I use the term sci fi loosely. Of the REAL uncut stuff all you need are the pulp magazines, cover by Michael Whelan and this undeveloped resource called your imagination. Crowdfunding could really help with the marginal economics of magazine publishing. Who the heck wants to WATCH a bunch of space academics debate how to run a foundation.

Comment: Re:What is Life (Score 1) 185

by Yergle143 (#46062737) Attached to: A Thermodynamics Theory of the Origins of Life

This "Star Trek Universe" (Transpermination/DNA everywhere/Vulcan hybrids) view doesn't really account for the fact that there is ample evidence of the entire ploddingly long evolutionary history here on earth. For example, there was a very long period of time (from 2.8 billion years ago till 300 million years ago) where the primitive cyanobacteria were the major photosynthetic organism. If life arrived from above it must have been really primitive. Think of it, evolutionary progress could have been expedited 4 billion years with one fishtank's worth of eukaryotes, a can of grass seeds and nematodes.
It's possible that there were plenty of blown up planets in the genesis star cluster, but it really just punts off the issue which is still chemistry.

Comment: Re:What is Life (Score 1) 185

by Yergle143 (#46058485) Attached to: A Thermodynamics Theory of the Origins of Life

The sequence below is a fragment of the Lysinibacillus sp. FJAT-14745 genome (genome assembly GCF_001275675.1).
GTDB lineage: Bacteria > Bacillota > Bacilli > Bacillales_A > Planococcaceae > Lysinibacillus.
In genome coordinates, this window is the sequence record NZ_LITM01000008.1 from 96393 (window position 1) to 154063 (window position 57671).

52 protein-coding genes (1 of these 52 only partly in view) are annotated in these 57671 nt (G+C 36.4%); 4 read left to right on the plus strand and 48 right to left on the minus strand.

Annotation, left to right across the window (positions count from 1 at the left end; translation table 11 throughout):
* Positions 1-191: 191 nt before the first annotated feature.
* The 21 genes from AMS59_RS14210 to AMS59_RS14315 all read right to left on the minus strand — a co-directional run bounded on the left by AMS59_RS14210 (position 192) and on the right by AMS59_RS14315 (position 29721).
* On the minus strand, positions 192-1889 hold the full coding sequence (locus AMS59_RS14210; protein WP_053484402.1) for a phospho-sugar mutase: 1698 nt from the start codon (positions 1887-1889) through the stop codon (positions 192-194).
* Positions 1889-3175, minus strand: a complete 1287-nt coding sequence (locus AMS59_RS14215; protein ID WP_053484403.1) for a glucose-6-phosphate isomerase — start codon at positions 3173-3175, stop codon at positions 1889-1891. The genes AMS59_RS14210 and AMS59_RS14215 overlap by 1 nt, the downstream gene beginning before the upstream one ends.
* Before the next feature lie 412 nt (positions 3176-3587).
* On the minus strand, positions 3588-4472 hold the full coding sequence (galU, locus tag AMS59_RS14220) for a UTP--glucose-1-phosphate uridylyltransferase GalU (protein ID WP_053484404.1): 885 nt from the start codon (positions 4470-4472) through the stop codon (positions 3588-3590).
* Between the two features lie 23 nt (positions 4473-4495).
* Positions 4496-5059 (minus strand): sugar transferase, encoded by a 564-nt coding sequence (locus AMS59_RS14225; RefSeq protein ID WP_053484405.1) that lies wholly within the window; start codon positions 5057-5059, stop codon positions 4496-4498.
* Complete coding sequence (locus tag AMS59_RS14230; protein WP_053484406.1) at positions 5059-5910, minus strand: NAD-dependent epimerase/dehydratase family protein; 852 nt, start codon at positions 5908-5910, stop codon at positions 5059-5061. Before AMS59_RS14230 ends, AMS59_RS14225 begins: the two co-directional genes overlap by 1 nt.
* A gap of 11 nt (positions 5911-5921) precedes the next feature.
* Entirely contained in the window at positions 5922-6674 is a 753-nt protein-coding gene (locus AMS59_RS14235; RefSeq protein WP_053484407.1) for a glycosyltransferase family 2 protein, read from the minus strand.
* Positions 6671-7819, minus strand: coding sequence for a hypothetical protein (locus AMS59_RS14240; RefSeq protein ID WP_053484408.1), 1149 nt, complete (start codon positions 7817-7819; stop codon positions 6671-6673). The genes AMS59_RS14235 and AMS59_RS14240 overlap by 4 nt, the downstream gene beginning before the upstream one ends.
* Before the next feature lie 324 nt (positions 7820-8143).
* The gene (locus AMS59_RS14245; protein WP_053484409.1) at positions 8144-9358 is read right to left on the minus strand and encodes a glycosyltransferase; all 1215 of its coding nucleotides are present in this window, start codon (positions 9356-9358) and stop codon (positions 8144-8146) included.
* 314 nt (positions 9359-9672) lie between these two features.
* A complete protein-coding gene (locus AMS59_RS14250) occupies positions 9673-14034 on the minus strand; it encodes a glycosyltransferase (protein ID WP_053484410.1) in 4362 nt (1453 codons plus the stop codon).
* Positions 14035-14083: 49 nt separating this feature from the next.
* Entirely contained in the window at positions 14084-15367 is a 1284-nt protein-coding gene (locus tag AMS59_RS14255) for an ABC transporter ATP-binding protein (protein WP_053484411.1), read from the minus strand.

This is undoubtedly true and may be the reason there is something completely missing our understanding of primordial biology. I've always wondered why it took so long for macrocellular life to evolve. To me once you've got the something as bewilderingly complex as the ribosome, connecting a glob of cells up to become a tree should be easy, but this isn't the case. 3 billion years to make a tree.
Life appears early, but why not twice?

Comment: Re:What is Life (Score 1) 185

by Yergle143 (#46058349) Attached to: A Thermodynamics Theory of the Origins of Life

Right. Microbiologists see lots of funny things under a microscope. Since the tools used to characterize little creatures make assumptions (DNA specific stains, PCR) who's to say that there is not something we might have missed? I want to do this. But up to now, no organism has been observed to deviate from the main stem (common chemical library) of life.